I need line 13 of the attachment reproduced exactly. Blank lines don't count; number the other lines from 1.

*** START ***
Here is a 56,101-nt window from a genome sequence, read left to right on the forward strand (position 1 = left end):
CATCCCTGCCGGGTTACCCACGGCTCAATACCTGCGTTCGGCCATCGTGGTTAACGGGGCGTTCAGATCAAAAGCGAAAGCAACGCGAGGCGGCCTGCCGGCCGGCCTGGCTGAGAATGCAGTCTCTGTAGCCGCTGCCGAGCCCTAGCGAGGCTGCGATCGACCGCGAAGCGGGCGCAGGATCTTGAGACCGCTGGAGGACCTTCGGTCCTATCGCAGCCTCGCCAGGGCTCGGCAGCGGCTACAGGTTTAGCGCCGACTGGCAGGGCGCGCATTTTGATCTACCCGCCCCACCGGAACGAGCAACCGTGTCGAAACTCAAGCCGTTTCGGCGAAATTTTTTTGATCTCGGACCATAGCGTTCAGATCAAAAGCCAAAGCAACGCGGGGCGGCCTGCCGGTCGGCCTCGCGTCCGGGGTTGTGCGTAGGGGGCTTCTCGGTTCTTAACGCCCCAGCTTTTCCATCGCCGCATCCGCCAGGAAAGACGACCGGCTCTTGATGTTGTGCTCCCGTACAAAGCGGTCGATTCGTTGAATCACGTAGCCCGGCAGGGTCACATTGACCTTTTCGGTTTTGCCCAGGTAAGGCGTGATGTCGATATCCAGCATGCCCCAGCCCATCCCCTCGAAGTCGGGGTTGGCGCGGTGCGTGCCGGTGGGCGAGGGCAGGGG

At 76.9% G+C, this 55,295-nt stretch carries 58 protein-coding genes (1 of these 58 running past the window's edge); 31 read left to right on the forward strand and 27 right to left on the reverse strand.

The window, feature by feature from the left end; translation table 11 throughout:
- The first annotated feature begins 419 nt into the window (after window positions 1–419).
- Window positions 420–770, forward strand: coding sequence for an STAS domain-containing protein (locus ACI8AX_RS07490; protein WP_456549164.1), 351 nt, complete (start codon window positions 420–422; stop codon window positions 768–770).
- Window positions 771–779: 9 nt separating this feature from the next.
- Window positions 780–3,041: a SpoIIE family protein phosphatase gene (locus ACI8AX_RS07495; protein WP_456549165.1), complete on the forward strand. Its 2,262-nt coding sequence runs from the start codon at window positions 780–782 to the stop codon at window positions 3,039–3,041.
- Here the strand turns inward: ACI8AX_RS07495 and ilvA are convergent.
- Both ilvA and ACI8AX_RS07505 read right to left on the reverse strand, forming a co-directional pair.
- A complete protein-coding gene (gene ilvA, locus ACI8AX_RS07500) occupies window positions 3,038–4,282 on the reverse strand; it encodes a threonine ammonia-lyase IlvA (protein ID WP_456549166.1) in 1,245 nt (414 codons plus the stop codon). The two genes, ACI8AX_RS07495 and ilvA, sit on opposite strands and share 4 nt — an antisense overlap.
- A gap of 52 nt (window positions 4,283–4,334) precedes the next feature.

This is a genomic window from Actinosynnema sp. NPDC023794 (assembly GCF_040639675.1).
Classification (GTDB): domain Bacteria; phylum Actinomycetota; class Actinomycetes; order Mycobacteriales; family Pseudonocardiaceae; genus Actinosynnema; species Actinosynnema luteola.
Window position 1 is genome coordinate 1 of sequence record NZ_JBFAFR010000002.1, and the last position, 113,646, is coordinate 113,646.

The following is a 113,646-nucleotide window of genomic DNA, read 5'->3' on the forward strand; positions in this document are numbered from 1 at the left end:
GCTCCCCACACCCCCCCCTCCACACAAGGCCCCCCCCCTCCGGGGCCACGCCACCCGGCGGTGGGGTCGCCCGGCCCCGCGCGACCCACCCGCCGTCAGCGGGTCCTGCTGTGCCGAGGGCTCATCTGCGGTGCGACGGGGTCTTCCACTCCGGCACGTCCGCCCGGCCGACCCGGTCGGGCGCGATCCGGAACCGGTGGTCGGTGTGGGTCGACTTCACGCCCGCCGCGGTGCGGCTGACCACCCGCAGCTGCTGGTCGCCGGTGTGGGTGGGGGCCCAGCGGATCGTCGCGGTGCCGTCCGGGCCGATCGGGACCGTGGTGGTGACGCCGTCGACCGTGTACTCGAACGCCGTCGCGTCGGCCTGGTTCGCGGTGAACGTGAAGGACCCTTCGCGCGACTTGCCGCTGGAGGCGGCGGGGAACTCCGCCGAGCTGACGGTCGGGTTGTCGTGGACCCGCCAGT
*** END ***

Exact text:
This is a genomic window from Actinosynnema sp. NPDC023794 (assembly GCF_040639675.1).